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    Dec 22, 2014

    Aussie Cabinet shake-up for 'jobs, families'


    AUSTRALIA'S Immigration Minister Scott Morrison has been chosen to head the Social Services Ministry in a major Cabinet reshuffle, a move widely seen as a promotion following his handling of controversial asylum-seeker policies.

    Defence Minister David Johnston, under fire for saying last month that he would not trust government shipbuilding firm ASC - which was being considered to construct a new fleet of submarines - to "build a canoe", was dumped from the front bench yesterday. The remark fuelled expectations that most of the work for the A$40 billion (S$43 billion) submarine programme will go offshore.

    Prime Minister Tony Abbott said the shake-up was for jobs and families, and stressed a focus on financial issues as he deals with the fallout of an unpopular belt-tightening Budget.

    "It is a sign that this government wants the economy to be front and centre in the coming year," he told reporters.

    He is nearing the end of his first full year in office, hobbled by missteps and a souring economy that have dragged his approval ratings to historic lows.

    Faced with a collapse in commodity prices and an unruly Upper House Senate that has held his first Budget hostage since May, voters have abandoned his conservative government more quickly than any other in three decades.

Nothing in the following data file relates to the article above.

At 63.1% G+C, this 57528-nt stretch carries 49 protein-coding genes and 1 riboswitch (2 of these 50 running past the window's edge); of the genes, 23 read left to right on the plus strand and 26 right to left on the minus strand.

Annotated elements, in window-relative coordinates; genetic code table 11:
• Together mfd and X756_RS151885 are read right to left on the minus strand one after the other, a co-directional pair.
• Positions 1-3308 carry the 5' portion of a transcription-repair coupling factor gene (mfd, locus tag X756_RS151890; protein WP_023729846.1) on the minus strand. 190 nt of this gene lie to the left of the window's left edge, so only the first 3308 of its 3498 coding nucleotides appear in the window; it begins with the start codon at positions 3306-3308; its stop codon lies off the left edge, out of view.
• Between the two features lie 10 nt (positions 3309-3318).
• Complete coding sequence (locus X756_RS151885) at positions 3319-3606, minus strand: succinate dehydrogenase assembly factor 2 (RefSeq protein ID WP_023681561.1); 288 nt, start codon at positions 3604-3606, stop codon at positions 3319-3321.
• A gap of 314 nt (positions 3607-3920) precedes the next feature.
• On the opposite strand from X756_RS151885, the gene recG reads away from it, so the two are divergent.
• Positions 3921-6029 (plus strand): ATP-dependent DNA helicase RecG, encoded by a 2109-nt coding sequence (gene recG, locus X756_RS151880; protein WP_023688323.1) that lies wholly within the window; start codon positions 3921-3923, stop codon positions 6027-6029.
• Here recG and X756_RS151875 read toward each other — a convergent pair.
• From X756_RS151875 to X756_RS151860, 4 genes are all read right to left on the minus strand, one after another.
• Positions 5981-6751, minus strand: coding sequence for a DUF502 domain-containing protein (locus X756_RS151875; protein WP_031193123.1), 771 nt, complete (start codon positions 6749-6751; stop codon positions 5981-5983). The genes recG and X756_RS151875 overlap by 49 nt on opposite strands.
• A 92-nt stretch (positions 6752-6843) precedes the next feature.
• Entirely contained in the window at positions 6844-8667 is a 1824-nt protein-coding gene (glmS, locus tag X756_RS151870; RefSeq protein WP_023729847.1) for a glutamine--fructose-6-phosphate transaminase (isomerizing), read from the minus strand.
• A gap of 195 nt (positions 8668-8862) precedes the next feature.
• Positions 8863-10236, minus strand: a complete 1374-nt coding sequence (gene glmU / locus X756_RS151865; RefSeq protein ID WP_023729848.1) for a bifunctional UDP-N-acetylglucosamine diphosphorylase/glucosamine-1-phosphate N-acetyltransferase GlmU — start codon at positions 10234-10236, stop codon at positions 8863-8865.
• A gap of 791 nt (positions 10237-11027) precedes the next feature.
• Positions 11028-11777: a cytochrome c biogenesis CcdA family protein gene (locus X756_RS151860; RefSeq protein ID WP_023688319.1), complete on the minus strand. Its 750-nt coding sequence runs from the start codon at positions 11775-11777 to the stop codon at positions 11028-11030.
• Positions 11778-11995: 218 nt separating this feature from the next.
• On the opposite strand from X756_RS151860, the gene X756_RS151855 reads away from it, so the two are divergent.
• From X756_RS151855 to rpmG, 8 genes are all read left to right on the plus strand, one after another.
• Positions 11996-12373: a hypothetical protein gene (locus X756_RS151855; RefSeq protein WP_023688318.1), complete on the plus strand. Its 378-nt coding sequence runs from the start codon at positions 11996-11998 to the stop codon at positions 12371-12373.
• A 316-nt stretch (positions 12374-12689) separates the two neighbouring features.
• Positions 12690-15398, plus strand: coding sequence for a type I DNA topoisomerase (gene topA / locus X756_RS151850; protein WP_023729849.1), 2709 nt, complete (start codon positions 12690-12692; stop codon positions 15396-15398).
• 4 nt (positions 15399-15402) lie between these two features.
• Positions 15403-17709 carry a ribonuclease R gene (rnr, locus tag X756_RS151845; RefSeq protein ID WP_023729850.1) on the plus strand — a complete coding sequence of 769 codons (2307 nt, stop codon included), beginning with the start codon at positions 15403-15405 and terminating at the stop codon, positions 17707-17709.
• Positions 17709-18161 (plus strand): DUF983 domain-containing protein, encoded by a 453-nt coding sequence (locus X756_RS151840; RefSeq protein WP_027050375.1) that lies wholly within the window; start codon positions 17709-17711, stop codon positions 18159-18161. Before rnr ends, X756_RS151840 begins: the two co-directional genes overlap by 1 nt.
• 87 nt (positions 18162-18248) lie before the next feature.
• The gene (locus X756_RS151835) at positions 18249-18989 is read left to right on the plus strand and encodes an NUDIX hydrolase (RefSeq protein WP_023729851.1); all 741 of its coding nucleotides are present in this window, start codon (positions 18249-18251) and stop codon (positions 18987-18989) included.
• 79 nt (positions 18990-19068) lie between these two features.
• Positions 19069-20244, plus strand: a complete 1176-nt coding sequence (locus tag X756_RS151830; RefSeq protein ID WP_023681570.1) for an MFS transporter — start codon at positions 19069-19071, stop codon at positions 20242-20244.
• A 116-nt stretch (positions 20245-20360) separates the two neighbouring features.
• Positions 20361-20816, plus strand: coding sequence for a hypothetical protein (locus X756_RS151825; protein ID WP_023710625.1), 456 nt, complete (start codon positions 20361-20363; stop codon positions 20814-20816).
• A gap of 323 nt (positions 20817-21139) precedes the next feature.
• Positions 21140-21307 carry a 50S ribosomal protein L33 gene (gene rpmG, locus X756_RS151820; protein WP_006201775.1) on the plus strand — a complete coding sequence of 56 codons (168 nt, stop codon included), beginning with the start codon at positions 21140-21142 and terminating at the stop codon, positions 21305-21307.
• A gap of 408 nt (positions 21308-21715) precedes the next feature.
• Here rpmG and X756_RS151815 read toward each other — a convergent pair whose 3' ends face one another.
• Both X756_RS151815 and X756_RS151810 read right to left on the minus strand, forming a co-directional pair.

The elevation of Mr Morrison to social services minister underscored the shift in priorities, away from the secretive programme of "turning back the boats" of thousands of asylum seekers that helped the government win power a year ago.

    That policy has been criticised by the United Nations, but Mr Abbott lauded Mr Morrison as "the master of difficult policy and administration" for almost entirely stemming the flow of boats over the past year.

    "He is a very tough and competent political operator," Mr Abbott said of Mr Morrison, who has been tipped by some commentators as a future leader of the conservative Liberal Party. "He's also a very decent human being."

    Under Canberra's tough immigration policy, asylum seekers arriving by boat are transferred to offshore camps for processing. Even if their refugee applications are successful, they will only be permanently resettled outside Australia.

    Only one boat has reached the Australian mainland since last December, compared to almost daily arrivals under the previous Labor administration.

    Health Minister Peter Dutton will move to immigration, while Assistant Education Minister Sussan Ley will double the number of women in Cabinet with her assumption of the health and sport portfolios.

    Kevin Andrews, whom Mr Abbott said was a "very safe pair of hands", was moved from social services to defence.

    Acting Labor opposition leader Penny Wong said the reshuffle did not signal a change in the government's policies. "It is a vote of no confidence in the PM's Cabinet," she said. "You don't need to have this extensive a reshuffle if your Cabinet is performing well."